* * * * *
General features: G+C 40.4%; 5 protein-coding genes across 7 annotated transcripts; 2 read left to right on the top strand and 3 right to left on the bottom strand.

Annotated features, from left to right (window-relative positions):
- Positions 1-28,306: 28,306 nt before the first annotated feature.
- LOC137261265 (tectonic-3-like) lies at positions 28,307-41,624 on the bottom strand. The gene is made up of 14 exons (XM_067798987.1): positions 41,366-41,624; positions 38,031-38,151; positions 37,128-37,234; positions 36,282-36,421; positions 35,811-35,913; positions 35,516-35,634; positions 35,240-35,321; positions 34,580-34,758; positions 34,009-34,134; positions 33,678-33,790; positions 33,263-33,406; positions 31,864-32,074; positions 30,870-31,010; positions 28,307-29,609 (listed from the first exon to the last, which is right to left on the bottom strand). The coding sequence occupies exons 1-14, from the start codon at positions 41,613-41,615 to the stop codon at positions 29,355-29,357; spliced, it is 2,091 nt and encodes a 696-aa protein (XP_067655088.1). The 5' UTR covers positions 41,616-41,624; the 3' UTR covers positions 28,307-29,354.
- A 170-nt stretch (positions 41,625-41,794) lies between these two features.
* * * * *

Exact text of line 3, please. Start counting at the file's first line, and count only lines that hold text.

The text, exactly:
- Positions 1-28,306: 28,306 nt before the first annotated feature.